One reader complains about Kohelet Yeshiva High School's participation in a poetry slam while another insists that an editorial did not tell the whole truth.
Reader Finds Kohelet’s Participation Troubling
As an Orthodox Jew, I do not applaud the recent participation of the Kohelet Yeshiva High School in the Philadelphia Poetry Slam as discussed in the May 22 article “Kohelet Yeshiva Finds Its Rhythm at Poetry Slam.” The content and message of the five students representing the school, and the support shown by their head of school and faculty, makes me question Kohelet’s ability to represent itself in good conscience as an Orthodox yeshiva.
“Do you listen when you’re told who and how to love,” asks Noa Baker, a sophomore, speaking in the voice of a gay 16-year-old. I would expect that an Orthodox yeshiva sophomore would know the answer: Yes, Torah and halachah do dictate who we may love. They forbid numerous loves and specific kinds of relationships, homosexual ones in particular. The secular poetry forum is certainly not the appropriate place to properly address the conflicts faced by Orthodox homosexuals.
Torah and halachah do not believe in “free expression.” They believe that all speech is holy and that, in addition to halachic content, speech should be fashioned and indeed curtailed by the guiding principles of tzniut (modesty), lashon hara (slander) and nivul peh (profanity).
Individualism must submit to the dictates and mores of Torah and halachah. The head of school acknowledged as much when he lamented that his students were “competing with one hand tied behind their backs.” Perhaps the restraints of Jewish law that set us apart as a people should have driven him and the Kohelet faculty to instead form a poetry league and slam with other U. S. Orthodox high schools that offer material true to — and not offensive to — Orthodox Judaism.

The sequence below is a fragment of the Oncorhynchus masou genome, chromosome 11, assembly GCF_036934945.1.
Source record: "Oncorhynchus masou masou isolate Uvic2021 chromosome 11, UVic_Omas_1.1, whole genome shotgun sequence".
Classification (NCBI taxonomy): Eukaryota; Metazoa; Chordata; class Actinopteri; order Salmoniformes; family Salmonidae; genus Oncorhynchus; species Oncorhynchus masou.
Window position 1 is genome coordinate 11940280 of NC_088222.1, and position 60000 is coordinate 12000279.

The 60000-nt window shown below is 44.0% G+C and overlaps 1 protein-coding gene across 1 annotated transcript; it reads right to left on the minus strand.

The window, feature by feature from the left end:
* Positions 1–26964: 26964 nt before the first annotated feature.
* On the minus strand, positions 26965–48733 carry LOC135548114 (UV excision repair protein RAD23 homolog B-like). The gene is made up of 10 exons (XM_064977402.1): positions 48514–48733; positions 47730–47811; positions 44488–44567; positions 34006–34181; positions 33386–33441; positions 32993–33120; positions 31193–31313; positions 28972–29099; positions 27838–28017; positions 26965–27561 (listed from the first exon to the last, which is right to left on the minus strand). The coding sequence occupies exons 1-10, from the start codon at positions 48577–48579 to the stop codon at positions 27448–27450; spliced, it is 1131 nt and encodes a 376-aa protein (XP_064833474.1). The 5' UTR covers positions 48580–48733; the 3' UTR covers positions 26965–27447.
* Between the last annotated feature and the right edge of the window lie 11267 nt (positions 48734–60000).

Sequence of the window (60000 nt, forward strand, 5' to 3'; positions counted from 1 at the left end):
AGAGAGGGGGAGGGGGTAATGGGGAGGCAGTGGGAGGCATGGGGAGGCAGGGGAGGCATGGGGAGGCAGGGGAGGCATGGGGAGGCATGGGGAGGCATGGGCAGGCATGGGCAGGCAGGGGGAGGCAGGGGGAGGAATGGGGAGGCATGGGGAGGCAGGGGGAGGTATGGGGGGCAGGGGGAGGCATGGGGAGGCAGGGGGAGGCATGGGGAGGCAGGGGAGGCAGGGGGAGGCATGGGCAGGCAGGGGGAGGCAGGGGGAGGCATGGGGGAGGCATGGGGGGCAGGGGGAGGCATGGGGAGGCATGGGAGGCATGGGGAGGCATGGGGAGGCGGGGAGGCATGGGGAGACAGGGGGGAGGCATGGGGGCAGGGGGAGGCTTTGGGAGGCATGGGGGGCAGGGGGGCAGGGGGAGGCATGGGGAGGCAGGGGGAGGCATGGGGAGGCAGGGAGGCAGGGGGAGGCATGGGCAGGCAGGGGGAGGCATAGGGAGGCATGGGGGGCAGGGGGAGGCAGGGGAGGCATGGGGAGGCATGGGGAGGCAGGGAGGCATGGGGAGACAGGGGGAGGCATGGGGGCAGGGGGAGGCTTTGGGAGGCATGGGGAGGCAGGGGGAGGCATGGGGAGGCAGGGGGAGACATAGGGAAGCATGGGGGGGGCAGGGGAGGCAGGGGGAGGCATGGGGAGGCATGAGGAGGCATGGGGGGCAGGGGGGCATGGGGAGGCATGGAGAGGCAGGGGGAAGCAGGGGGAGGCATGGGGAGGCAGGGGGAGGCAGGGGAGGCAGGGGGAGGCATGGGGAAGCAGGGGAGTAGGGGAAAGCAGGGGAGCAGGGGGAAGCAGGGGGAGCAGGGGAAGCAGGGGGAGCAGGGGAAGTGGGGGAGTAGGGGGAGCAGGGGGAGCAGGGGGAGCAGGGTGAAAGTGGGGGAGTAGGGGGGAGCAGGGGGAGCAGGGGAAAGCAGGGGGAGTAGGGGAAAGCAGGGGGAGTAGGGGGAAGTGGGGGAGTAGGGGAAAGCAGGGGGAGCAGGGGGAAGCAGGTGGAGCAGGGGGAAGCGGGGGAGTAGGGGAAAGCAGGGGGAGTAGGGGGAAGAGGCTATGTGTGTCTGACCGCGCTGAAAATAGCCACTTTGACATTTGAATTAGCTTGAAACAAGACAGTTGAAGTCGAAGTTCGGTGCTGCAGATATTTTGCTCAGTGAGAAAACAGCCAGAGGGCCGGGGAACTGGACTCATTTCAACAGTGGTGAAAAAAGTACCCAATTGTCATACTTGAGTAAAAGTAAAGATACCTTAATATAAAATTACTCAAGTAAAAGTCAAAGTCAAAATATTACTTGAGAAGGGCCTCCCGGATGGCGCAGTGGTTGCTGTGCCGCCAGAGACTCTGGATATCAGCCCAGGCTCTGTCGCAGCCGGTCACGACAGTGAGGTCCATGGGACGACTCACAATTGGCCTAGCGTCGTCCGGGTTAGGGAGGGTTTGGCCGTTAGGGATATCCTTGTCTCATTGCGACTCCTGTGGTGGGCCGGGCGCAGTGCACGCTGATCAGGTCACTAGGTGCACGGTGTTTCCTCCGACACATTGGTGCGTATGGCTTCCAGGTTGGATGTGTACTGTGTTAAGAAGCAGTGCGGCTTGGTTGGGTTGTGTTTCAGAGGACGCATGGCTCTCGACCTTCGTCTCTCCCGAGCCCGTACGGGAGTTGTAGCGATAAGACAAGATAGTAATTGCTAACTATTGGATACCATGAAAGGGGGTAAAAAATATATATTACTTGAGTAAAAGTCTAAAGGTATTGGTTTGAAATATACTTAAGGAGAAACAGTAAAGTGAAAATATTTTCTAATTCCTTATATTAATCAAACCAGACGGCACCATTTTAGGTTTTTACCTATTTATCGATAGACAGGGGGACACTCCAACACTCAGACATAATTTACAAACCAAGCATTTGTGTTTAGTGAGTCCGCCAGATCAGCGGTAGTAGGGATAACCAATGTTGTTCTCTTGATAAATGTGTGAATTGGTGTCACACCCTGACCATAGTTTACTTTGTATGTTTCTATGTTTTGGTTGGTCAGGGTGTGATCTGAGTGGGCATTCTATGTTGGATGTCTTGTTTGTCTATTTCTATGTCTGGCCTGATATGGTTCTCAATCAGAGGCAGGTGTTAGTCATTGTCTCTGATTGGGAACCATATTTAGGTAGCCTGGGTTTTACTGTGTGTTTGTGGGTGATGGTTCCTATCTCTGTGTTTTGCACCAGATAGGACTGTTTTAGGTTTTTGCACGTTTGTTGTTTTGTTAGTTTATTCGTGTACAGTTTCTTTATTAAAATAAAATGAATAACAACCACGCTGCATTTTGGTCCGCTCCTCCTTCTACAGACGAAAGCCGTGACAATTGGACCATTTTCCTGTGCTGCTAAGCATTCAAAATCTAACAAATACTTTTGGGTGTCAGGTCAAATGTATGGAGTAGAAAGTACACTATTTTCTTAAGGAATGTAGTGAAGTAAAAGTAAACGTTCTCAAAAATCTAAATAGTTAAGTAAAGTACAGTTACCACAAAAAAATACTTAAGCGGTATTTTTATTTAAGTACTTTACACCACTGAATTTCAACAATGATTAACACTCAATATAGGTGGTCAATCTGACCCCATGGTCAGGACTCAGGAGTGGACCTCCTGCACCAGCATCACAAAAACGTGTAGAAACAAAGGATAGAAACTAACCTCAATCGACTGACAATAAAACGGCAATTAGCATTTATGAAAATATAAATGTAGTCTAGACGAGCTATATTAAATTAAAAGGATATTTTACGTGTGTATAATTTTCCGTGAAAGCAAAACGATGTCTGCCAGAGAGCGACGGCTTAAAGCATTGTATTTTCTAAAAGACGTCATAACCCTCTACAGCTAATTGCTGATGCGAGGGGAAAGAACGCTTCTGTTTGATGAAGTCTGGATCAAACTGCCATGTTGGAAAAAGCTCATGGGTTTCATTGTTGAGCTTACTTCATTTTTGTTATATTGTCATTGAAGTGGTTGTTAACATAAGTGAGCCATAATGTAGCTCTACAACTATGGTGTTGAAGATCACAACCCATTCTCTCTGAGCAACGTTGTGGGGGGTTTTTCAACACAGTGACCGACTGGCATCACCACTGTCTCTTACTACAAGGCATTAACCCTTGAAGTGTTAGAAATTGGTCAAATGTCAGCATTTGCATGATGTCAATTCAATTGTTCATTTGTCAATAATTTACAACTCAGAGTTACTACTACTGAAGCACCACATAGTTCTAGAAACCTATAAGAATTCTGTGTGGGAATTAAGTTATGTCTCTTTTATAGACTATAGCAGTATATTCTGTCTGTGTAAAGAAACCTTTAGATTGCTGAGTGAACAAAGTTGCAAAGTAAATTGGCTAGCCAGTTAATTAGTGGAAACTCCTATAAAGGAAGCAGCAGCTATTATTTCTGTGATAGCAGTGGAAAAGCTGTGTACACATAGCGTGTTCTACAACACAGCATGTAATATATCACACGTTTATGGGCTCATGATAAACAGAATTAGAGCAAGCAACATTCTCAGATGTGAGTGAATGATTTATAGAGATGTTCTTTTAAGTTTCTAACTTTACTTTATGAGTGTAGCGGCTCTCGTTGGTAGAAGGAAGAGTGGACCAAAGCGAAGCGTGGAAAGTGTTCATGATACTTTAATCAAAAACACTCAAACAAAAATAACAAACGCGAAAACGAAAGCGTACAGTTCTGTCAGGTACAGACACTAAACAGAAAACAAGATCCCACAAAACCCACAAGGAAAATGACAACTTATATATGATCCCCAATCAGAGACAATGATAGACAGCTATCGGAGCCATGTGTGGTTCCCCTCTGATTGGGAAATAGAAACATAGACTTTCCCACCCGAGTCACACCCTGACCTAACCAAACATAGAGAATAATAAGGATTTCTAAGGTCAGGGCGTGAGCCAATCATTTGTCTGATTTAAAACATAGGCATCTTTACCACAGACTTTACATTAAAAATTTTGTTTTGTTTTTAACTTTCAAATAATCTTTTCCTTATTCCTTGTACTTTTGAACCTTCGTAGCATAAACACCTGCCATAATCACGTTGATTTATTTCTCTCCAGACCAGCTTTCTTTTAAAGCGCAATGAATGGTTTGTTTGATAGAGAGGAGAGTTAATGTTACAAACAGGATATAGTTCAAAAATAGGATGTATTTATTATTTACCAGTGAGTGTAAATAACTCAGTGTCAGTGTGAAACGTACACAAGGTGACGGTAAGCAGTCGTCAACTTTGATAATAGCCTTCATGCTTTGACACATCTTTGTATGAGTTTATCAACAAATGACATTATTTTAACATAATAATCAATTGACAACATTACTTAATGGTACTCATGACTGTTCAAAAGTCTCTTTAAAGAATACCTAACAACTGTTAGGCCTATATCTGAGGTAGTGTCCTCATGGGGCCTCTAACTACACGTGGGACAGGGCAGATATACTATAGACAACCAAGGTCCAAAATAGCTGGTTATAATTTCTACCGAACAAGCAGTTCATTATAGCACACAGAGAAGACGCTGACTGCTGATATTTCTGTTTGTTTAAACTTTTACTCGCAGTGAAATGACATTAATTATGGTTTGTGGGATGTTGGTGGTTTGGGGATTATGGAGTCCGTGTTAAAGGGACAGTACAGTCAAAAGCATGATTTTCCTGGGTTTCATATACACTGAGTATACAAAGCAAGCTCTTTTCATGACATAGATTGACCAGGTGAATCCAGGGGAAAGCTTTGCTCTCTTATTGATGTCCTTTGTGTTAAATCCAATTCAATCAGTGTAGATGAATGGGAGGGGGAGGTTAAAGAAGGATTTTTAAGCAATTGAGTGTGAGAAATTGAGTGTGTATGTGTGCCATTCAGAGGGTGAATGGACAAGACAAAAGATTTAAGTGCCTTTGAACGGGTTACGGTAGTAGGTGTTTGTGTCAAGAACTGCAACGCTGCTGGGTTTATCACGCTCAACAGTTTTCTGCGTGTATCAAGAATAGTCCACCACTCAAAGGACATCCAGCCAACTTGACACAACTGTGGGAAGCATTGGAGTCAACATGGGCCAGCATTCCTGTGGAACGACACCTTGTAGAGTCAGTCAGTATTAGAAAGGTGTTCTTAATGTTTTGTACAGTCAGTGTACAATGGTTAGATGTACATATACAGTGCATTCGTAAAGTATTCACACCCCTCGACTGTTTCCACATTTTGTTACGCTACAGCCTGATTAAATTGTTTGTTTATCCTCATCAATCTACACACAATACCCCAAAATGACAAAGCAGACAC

Michael Cohen | New York
Why Didn’t Editorial Tell the Whole Truth?
On April 30, you ran a story online with the headline ”Sharansky’s Kotel Plan Loses Support From Both Sides.” Indeed, the opening paragraph indicated that the more leftist group, Women of the Wall, had withdrawn its endorsement of Natan Sharansky’s compromise plan. Yet you publish an editorial, “The Right to Pray,” in which you solely accuse Orthodox Jews of opposing a compromise.
It may be true that some Orthodox Jews oppose Sharansky’s plan. But it is particularly disingenuous of you to suggest they are alone. When is your editorial condemning Women of the Wall coming?
Lee S. Fiederer | Elkins Park
Attack on Chabad Doesn’t Jibe With Reality
The attack on Chabad by Maurice Feldman was surprising and sad (Letters: “Chabad Got Far Too Much Play in Inside,” May 16).
We spend much of our time in the Colorado mountains. We have both Reform and Chabad congregations, and while we are members of the Reform group, we are also friendly with the local Chabad rabbi who is one of the finest human beings we’ve ever met. He is inclusive and non-judgmental, open and friendly to all.
We try to find a shul wherever we travel in the world and many we find are run by Chabad. They are a dynamic force that is living and reviving Judaism everywhere!
Debbie and Jerry Epstein | Philadelphia